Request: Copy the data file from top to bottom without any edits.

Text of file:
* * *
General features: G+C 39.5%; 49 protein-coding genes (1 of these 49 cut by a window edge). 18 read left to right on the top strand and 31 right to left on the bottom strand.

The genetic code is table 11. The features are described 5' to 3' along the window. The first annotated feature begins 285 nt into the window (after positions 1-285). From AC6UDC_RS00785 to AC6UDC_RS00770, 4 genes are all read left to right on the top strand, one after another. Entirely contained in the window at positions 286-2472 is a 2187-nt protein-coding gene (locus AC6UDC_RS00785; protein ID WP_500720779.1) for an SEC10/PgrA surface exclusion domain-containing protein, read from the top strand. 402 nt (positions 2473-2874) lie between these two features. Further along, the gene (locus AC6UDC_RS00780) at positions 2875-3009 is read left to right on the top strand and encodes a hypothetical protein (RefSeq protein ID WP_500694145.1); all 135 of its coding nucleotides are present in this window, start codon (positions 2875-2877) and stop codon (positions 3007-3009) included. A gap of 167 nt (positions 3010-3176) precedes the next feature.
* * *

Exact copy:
General features: G+C 39.5%; 49 protein-coding genes (1 of these 49 cut by a window edge). 18 read left to right on the top strand and 31 right to left on the bottom strand.

The genetic code is table 11. The features are described 5' to 3' along the window. The first annotated feature begins 285 nt into the window (after positions 1-285). From AC6UDC_RS00785 to AC6UDC_RS00770, 4 genes are all read left to right on the top strand, one after another. Entirely contained in the window at positions 286-2472 is a 2187-nt protein-coding gene (locus AC6UDC_RS00785; protein ID WP_500720779.1) for an SEC10/PgrA surface exclusion domain-containing protein, read from the top strand. 402 nt (positions 2473-2874) lie between these two features. Further along, the gene (locus AC6UDC_RS00780) at positions 2875-3009 is read left to right on the top strand and encodes a hypothetical protein (RefSeq protein ID WP_500694145.1); all 135 of its coding nucleotides are present in this window, start codon (positions 2875-2877) and stop codon (positions 3007-3009) included. A gap of 167 nt (positions 3010-3176) precedes the next feature.